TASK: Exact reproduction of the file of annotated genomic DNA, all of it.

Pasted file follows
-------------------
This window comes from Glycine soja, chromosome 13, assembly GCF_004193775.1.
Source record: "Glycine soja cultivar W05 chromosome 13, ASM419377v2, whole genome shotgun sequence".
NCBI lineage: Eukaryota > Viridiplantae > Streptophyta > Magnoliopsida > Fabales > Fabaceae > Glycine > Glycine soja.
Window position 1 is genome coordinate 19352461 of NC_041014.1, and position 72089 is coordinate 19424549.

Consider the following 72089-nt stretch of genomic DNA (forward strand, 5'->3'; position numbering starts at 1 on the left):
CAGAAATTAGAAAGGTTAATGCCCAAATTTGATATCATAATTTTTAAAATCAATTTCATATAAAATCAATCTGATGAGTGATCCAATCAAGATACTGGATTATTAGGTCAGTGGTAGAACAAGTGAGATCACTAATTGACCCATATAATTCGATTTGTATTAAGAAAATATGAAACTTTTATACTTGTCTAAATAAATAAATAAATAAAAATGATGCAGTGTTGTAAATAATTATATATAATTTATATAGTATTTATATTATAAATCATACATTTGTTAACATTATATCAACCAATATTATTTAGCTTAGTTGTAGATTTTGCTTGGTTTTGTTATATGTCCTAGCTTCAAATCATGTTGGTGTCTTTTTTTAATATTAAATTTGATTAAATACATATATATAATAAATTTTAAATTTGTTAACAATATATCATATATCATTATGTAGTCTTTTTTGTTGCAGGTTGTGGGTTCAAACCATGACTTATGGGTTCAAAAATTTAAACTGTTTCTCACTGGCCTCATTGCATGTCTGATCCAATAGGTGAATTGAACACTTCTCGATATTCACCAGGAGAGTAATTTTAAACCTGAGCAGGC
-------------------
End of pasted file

This window comes from Glycine soja, chromosome 13, assembly GCF_004193775.1.
Source record: "Glycine soja cultivar W05 chromosome 13, ASM419377v2, whole genome shotgun sequence".
NCBI lineage: Eukaryota > Viridiplantae > Streptophyta > Magnoliopsida > Fabales > Fabaceae > Glycine > Glycine soja.
Window position 1 is genome coordinate 19352461 of NC_041014.1, and position 72089 is coordinate 19424549.

Consider the following 72089-nt stretch of genomic DNA (forward strand, 5'->3'; position numbering starts at 1 on the left):
CAGAAATTAGAAAGGTTAATGCCCAAATTTGATATCATAATTTTTAAAATCAATTTCATATAAAATCAATCTGATGAGTGATCCAATCAAGATACTGGATTATTAGGTCAGTGGTAGAACAAGTGAGATCACTAATTGACCCATATAATTCGATTTGTATTAAGAAAATATGAAACTTTTATACTTGTCTAAATAAATAAATAAATAAAAATGATGCAGTGTTGTAAATAATTATATATAATTTATATAGTATTTATATTATAAATCATACATTTGTTAACATTATATCAACCAATATTATTTAGCTTAGTTGTAGATTTTGCTTGGTTTTGTTATATGTCCTAGCTTCAAATCATGTTGGTGTCTTTTTTTAATATTAAATTTGATTAAATACATATATATAATAAATTTTAAATTTGTTAACAATATATCATATATCATTATGTAGTCTTTTTTGTTGCAGGTTGTGGGTTCAAACCATGACTTATGGGTTCAAAAATTTAAACTGTTTCTCACTGGCCTCATTGCATGTCTGATCCAATAGGTGAATTGAACACTTCTCGATATTCACCAGGAGAGTAATTTTAAACCTGAGCAGGC